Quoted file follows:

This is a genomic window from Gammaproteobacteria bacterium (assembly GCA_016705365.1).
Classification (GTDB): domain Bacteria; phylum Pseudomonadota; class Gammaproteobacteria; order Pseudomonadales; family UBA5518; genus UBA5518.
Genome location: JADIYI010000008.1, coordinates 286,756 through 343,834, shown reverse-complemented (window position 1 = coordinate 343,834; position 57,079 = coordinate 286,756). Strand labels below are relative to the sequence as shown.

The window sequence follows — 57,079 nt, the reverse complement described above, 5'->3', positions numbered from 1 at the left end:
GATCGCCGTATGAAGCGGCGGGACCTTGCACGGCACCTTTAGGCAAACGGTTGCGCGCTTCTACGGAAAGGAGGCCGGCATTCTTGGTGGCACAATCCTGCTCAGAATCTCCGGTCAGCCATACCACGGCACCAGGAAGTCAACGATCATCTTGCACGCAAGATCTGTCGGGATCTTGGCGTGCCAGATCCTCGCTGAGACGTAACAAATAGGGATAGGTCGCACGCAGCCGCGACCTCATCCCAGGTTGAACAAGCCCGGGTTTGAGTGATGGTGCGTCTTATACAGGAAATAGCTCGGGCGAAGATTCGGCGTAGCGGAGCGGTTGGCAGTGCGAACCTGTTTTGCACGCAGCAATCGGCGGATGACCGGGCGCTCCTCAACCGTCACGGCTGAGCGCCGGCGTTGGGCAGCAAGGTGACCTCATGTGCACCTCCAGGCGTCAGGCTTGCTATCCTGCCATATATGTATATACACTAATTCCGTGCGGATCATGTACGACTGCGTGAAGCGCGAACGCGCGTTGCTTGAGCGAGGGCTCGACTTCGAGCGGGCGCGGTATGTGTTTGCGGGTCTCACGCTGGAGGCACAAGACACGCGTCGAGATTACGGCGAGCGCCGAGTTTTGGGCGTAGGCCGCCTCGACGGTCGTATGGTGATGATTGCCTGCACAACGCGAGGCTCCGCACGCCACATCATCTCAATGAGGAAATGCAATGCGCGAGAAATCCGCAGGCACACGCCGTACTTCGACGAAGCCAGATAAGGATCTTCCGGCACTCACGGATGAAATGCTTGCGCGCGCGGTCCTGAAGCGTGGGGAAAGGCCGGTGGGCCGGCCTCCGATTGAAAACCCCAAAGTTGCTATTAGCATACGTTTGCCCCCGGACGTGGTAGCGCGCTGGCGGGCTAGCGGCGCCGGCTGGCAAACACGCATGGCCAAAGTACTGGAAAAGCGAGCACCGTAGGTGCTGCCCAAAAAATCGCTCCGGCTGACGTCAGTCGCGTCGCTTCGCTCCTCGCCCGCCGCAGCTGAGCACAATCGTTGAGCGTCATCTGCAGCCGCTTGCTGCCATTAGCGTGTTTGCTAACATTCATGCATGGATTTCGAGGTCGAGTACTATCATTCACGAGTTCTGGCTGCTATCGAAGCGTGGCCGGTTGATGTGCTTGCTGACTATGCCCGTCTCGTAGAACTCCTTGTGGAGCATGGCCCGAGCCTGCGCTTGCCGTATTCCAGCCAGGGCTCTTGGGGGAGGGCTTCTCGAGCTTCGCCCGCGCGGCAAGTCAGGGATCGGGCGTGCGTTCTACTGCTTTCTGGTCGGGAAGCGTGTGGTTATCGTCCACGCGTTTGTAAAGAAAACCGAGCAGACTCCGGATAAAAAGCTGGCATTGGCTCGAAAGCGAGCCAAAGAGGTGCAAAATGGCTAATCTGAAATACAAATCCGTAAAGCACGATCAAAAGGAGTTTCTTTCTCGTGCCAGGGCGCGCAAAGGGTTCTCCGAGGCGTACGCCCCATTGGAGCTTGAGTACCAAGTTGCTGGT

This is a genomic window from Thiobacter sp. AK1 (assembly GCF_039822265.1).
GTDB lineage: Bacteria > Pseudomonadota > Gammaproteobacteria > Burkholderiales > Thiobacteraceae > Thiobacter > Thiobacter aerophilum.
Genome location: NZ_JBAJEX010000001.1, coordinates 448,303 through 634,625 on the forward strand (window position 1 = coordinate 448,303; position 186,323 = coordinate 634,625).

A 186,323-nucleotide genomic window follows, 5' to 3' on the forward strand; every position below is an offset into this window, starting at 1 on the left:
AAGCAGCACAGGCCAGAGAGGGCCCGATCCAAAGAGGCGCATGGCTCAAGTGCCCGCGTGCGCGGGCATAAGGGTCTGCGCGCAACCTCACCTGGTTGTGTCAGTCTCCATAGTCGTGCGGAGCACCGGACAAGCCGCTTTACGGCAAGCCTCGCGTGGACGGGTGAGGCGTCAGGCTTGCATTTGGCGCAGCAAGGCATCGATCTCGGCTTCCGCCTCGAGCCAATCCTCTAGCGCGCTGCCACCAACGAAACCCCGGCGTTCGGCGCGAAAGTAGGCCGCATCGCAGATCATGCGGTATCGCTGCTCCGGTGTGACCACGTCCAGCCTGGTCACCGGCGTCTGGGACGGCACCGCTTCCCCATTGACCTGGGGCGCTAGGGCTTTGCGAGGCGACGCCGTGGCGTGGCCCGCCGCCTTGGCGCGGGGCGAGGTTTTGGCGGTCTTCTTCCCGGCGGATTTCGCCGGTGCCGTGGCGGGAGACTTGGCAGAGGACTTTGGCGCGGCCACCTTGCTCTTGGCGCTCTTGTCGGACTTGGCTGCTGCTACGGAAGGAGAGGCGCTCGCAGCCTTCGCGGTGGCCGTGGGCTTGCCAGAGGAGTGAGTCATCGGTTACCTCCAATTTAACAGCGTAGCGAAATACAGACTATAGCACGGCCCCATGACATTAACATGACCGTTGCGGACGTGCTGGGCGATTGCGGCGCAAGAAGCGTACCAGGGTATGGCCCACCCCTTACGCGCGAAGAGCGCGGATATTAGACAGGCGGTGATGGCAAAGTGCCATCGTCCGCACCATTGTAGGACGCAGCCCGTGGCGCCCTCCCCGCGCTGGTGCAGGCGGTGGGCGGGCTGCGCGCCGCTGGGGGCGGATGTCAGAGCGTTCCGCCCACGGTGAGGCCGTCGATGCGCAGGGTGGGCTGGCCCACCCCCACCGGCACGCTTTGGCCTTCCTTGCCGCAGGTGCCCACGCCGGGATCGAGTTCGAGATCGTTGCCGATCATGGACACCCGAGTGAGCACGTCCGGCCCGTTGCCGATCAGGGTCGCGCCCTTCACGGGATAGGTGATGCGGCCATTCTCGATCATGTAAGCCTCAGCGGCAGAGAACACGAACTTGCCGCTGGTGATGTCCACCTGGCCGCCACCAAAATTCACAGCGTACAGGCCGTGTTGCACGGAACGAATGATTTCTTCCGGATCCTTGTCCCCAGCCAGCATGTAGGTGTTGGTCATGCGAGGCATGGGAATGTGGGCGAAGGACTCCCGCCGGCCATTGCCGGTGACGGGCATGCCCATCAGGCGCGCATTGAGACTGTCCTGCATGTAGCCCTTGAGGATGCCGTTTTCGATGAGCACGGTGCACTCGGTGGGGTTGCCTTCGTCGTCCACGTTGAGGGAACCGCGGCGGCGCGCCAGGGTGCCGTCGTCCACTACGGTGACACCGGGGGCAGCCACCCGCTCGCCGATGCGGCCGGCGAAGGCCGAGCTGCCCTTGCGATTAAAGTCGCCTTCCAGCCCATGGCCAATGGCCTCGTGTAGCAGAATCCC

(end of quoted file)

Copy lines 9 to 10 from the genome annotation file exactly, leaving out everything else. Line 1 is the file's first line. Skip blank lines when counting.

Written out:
A 186,323-nucleotide genomic window follows, 5' to 3' on the forward strand; every position below is an offset into this window, starting at 1 on the left:
AAGCAGCACAGGCCAGAGAGGGCCCGATCCAAAGAGGCGCATGGCTCAAGTGCCCGCGTGCGCGGGCATAAGGGTCTGCGCGCAACCTCACCTGGTTGTGTCAGTCTCCATAGTCGTGCGGAGCACCGGACAAGCCGCTTTACGGCAAGCCTCGCGTGGACGGGTGAGGCGTCAGGCTTGCATTTGGCGCAGCAAGGCATCGATCTCGGCTTCCGCCTCGAGCCAATCCTCTAGCGCGCTGCCACCAACGAAACCCCGGCGTTCGGCGCGAAAGTAGGCCGCATCGCAGATCATGCGGTATCGCTGCTCCGGTGTGACCACGTCCAGCCTGGTCACCGGCGTCTGGGACGGCACCGCTTCCCCATTGACCTGGGGCGCTAGGGCTTTGCGAGGCGACGCCGTGGCGTGGCCCGCCGCCTTGGCGCGGGGCGAGGTTTTGGCGGTCTTCTTCCCGGCGGATTTCGCCGGTGCCGTGGCGGGAGACTTGGCAGAGGACTTTGGCGCGGCCACCTTGCTCTTGGCGCTCTTGTCGGACTTGGCTGCTGCTACGGAAGGAGAGGCGCTCGCAGCCTTCGCGGTGGCCGTGGGCTTGCCAGAGGAGTGAGTCATCGGTTACCTCCAATTTAACAGCGTAGCGAAATACAGACTATAGCACGGCCCCATGACATTAACATGACCGTTGCGGACGTGCTGGGCGATTGCGGCGCAAGAAGCGTACCAGGGTATGGCCCACCCCTTACGCGCGAAGAGCGCGGATATTAGACAGGCGGTGATGGCAAAGTGCCATCGTCCGCACCATTGTAGGACGCAGCCCGTGGCGCCCTCCCCGCGCTGGTGCAGGCGGTGGGCGGGCTGCGCGCCGCTGGGGGCGGATGTCAGAGCGTTCCGCCCACGGTGAGGCCGTCGATGCGCAGGGTGGGCTGGCCCACCCCCACCGGCACGCTTTGGCCTTCCTTGCCGCAGGTGCCCACGCCGGGATCGAGTTCGAGATCGTTGCCGATCATGGACACCCGAGTGAGCACGTCCGGCCCGTTGCCGATCAGGGTCGCGCCCTTCACGGGATAGGTGATGCGGCCATTCTCGATCATGTAAGCCTCAGCGGCAGAGAACACGAACTTGCCGCTGGTGATGTCCACCTGGCCGCCACCAAAATTCACAGCGTACAGGCCGTGTTGCACGGAACGAATGATTTCTTCCGGATCCTTGTCCCCAGCCAGCATGTAGGTGTTGGTCATGCGAGGCATGGGAATGTGGGCGAAGGACTCCCGCCGGCCATTGCCGGTGACGGGCATGCCCATCAGGCGCGCATTGAGACTGTCCTGCATGTAGCCCTTGAGGATGCCGTTTTCGATGAGCACGGTGCACTCGGTGGGGTTGCCTTCGTCGTCCACGTTGAGGGAACCGCGGCGGCGCGCCAGGGTGCCGTCGTCCACTACGGTGACACCGGGGGCAGCCACCCGCTCGCCGATGCGGCCGGCGAAGGCCGAGCTGCCCTTGCGATTAAAGTCGCCTTCCAGCCCATGGCCAATGGCCTCGTGTAGCAGAATCCC